the speed of transmission and the clarity always effect each other. As the speed of
transmission increases the bits transmitted has got higher tendency towards getting
corrupted. This problem is much severe when comes to image transmission, as the
images are represented in a large matrix dimension. Transmission of such big Matrices
with a high speed always results in poor clarity on reception. To overcome this problem
proper transformation of the image along with image compression is to be done, before
The main objective of this project is to use the wavelet transform for lossless data
Compression . In the proposed method, the lifting scheme which is the latest
implementation method of wavelet transformation, is adopted for lossless compression.
In the existing lossless compression methods to get better accuracy bitrate should be
compromised or to get better bitrate accuracy should be compromised. To overcome this
problem in the lossless compression lifting scheme has been proposed .Using lifting
scheme better accuracy can be achieved without compromising on bitrate.
The wavelet transform, which decomposes a signal into constituent parts in the
time-frequency domain, has been successful in providing high compression ratios while
maintaining good image quality. It is well known that the wavelets can execute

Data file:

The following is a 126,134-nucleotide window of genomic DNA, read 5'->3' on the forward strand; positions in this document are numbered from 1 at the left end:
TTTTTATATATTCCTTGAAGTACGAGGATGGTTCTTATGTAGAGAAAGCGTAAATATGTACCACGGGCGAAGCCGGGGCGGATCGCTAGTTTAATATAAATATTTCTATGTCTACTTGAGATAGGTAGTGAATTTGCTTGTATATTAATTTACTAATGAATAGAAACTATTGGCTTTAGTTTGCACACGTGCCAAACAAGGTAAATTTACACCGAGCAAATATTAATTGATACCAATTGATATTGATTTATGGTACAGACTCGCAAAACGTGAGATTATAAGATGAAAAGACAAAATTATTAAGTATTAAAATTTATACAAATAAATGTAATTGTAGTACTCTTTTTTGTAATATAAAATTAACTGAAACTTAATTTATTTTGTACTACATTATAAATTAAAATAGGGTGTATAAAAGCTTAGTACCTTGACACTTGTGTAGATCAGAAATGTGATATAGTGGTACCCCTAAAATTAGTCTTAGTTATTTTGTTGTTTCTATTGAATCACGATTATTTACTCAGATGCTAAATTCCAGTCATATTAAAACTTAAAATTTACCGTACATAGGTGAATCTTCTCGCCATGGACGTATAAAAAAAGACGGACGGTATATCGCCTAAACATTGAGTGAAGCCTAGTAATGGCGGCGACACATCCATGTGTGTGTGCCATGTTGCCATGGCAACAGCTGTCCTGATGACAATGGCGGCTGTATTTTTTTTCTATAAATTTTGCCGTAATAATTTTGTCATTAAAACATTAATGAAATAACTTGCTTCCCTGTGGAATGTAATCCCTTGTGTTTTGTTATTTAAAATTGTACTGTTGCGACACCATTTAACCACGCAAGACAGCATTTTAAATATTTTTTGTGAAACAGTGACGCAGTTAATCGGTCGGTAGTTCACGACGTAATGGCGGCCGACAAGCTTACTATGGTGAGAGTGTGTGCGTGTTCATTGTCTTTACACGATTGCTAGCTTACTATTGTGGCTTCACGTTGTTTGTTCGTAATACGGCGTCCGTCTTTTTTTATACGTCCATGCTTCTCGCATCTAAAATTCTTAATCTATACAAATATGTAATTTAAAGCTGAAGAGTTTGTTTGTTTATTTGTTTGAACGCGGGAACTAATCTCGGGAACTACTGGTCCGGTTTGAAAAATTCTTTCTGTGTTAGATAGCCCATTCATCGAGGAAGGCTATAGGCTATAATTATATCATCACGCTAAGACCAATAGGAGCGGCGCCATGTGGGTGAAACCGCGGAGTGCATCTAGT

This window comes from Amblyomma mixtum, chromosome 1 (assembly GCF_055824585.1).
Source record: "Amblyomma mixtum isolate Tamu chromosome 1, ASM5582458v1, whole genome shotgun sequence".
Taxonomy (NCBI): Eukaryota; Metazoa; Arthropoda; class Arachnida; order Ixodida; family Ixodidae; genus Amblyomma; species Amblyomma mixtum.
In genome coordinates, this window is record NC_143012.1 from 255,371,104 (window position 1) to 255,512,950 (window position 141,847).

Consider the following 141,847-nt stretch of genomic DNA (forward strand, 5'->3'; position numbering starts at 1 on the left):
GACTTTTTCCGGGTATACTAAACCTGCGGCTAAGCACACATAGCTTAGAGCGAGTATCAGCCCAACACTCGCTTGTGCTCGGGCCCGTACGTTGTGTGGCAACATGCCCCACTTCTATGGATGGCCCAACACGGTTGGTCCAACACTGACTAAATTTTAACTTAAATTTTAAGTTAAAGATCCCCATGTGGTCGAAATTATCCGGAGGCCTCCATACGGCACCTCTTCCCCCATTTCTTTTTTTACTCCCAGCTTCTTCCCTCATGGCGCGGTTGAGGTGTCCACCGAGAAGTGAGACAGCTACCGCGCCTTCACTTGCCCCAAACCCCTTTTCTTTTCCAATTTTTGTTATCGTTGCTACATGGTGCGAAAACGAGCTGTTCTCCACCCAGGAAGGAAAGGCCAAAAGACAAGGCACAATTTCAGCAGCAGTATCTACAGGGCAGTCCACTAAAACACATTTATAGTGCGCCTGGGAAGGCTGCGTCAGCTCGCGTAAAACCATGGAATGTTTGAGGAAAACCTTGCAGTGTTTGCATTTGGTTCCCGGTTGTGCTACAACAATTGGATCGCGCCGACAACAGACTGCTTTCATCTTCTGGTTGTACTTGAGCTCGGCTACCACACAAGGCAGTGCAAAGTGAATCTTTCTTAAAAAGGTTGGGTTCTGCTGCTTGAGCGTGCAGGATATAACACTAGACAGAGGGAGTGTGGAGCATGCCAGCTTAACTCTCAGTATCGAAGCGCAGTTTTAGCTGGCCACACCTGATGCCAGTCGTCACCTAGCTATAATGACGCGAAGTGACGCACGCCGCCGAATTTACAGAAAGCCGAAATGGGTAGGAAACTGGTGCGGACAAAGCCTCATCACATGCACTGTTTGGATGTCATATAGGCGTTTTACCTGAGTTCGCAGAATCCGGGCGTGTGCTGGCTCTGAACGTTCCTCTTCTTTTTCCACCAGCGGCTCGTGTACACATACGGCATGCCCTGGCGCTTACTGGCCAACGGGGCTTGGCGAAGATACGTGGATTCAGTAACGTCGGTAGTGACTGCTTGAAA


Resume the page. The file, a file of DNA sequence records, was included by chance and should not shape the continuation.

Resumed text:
compression with a higher signal-to-noise ratio than DCT (discrete cosine transform) in
the case of low bit-rate. Then, JPEG2000, the next international standard, is being
developed based on wavelet transforms. However, the conventional wavelet transform
needs additional mechanisms to execute lossless compression, of which recovered data is
identical to the original one.
In contrast, the Lifting scheme, which is the latest implementation method of
wavelet transform, doesn't have such problems and is very suitable for the lossless
compression. It can decorrelate the target data in the space domain without Fourier
transform. The considerable advantages of LS are,
(a) simple and fast procedure,
(b) ease of treating integer number, and
(c) ease of obtaining inverse transform.
The advantage (a) means that LS is exceedingly suitable for hardware
implementation, because it uses only addition and multiplication, and requires small
memory for calculations.
From the viewpoint of (b), the conventional wavelet transform has a problem in
mapping integers to integers. It needs an additional mechanism to cancel the rounding
error for lossless compression. LS is, on the other hand, feasible to lossless compression,
because it does not require such mechanisms to treat integer data.
The last advantage (c) makes LS useful in practical implementation.
The lifting scheme is realized in a modular approach with three main modules
namely the split module, predict module, and update module. These modules are